Children wounded in latest Kenya church attack

By IndepthAfrica
In Kenya
Sep 30th, 2012

Kenyan riot police officers stand guard Wednesday, Aug. 29, 2012 after religious leaders and area member of parliament Ali Hassan Joho visited a church in Kisauni north Mombasa, which was destroyed my Muslim youth followed the death of a controversial Muslim preacher Aboud Rogo Mohammed. Muslim cleric Aboud Rogo Mohammed who was sanctioned by the U.S. and U.N. for his alleged support for an al-Qiada-linked militant group, was shot to death by unknown gunmen Monday morning in his car as he drove family members including his five-year-old daughter who was unharmed. (AP Photo/Sayyid Azim)

A number of children have been hurt in a grenade attack on a church in the Kenyan capital, Nairobi, police and media say.

The attacker targeted the Sunday school section of the church on Juja Road.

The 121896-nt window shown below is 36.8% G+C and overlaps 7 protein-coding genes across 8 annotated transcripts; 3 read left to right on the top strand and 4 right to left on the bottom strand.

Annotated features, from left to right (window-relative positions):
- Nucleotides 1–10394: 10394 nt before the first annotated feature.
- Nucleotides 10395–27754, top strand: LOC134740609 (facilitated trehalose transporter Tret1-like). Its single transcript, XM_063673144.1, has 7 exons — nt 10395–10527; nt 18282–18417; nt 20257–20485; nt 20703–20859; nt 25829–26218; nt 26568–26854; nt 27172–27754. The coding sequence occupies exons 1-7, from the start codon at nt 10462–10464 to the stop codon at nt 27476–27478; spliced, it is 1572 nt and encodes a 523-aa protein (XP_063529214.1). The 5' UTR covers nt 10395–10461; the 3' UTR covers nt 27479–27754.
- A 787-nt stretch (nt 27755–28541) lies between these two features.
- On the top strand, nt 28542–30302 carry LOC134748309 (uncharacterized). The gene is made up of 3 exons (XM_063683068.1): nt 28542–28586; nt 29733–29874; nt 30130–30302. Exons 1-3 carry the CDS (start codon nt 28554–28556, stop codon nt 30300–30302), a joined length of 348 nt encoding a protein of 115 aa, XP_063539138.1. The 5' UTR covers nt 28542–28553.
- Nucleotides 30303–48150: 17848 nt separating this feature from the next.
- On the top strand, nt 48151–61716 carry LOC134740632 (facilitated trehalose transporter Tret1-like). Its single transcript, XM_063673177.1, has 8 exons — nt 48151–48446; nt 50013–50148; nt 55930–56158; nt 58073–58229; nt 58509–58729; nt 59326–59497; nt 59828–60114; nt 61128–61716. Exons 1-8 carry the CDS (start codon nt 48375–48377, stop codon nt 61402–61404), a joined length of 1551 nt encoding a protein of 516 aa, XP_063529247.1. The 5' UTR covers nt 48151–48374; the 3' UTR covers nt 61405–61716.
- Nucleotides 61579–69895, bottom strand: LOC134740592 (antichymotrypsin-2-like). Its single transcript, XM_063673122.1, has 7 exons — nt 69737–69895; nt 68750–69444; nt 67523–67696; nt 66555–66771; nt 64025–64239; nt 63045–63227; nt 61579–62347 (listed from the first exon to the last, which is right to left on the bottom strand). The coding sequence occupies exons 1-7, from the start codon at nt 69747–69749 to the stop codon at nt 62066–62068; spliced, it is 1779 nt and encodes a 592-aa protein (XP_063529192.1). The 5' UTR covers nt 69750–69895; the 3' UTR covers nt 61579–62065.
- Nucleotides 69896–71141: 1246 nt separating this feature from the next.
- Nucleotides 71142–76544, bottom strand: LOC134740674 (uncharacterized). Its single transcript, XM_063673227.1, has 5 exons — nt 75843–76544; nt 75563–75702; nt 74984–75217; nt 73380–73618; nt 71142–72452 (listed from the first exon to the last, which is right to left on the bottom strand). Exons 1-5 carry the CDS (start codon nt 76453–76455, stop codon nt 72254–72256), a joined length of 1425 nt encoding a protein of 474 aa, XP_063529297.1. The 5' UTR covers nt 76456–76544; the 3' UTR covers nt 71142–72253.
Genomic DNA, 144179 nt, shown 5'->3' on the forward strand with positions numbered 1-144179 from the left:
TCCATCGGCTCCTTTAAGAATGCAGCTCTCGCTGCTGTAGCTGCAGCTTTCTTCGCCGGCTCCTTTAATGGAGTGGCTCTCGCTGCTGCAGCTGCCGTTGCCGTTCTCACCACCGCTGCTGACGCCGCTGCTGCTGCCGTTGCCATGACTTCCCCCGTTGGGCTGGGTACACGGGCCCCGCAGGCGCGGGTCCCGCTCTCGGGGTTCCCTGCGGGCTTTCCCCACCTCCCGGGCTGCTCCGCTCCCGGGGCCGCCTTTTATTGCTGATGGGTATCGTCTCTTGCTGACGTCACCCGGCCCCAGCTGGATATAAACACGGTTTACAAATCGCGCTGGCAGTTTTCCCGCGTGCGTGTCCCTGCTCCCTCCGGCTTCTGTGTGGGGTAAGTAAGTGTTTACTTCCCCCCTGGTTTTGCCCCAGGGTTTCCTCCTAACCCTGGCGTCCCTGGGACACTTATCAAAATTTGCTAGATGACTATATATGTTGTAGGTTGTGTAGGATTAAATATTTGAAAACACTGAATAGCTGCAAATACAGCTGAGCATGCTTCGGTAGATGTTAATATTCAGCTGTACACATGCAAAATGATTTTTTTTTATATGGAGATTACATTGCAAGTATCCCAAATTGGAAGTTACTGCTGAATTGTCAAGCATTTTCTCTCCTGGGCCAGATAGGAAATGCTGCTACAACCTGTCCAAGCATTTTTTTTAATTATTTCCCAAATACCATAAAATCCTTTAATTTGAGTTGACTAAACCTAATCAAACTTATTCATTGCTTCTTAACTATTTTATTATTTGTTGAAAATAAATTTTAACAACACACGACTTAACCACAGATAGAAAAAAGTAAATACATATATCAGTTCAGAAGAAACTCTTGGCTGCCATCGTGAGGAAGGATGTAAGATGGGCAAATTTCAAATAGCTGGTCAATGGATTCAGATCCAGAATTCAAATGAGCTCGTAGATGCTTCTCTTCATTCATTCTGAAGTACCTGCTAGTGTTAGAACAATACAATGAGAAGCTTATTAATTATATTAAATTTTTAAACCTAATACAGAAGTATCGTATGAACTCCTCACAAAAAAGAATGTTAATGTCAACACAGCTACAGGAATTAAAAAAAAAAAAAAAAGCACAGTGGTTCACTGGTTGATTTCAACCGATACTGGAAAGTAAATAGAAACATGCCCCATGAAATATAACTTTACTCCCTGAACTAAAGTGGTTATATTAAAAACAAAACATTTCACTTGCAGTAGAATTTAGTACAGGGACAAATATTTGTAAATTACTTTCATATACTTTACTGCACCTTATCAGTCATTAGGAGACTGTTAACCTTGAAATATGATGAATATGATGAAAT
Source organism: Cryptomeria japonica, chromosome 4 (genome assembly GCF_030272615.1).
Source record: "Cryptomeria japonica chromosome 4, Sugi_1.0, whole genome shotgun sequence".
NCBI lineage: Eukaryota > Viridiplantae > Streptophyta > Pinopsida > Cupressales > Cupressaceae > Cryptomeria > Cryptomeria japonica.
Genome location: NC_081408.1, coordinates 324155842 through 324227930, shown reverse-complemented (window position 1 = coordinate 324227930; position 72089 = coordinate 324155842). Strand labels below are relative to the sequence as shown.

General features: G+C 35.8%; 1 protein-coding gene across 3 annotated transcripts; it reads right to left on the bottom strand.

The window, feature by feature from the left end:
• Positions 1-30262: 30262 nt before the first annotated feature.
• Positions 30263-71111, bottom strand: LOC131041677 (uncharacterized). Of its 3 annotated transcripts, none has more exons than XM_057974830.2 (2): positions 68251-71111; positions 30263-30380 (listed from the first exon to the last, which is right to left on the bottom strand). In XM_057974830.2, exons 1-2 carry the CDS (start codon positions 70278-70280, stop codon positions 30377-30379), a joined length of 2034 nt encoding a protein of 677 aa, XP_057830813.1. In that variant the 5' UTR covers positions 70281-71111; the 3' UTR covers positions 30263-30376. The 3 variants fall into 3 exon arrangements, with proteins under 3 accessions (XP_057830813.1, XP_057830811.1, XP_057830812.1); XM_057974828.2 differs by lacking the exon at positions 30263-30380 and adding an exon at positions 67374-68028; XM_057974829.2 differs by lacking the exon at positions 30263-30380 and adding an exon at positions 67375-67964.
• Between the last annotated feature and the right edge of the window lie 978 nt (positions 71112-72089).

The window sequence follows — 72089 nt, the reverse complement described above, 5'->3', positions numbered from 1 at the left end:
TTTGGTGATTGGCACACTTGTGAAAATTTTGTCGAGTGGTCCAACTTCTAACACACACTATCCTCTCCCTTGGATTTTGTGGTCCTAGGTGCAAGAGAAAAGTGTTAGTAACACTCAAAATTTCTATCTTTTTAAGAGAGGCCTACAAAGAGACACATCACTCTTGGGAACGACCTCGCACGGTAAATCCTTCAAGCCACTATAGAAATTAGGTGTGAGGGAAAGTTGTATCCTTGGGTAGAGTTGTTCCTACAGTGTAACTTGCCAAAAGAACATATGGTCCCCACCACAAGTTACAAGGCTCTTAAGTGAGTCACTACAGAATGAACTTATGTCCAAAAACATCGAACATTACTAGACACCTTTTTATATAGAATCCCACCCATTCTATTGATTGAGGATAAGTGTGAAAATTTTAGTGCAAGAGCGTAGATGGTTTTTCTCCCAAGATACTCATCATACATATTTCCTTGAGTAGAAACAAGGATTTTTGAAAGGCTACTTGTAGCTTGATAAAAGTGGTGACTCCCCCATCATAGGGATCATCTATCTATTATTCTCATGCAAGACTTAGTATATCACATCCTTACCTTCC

The Daily Nation newspaper said one child was killed.

Attacks on Kenyan churches in July prompted the country’s Inter-Religious Council chairman to urge a united front against sectarian division.

Deputy police spokesman Charles Owino told Reuters news agency: “There was an attack at St Polycarp’s church on Juja Road. Three children were injured.”

The Daily Nation quoted local police as saying that a number of those hurt were injured in a stampede after the attack.
‘Another Nigeria’

In July, 15 people were killed in raids on churches in Garissa, near Kenya’s border with Somalia.

At the time, there was speculation that the Somali Islamist group al-Shabab or its sympathisers were responsible.

Adan Wachu, chairman of the Inter-Religious Council of Kenya, told the BBC Network Africa programme at the time: “There are people out there who are determined to make Kenya another Nigeria.

“It’s not going to be allowed to have a sectarian division in this country – whoever wants to do that will of course fail.”

Attacks on churches in Nigeria have been frequent this year.

Many of them have been blamed on the Boko Haram group, which wants to establish Islamic law in a country where the north is largely Muslim and the south mainly Christian and animist. BBC

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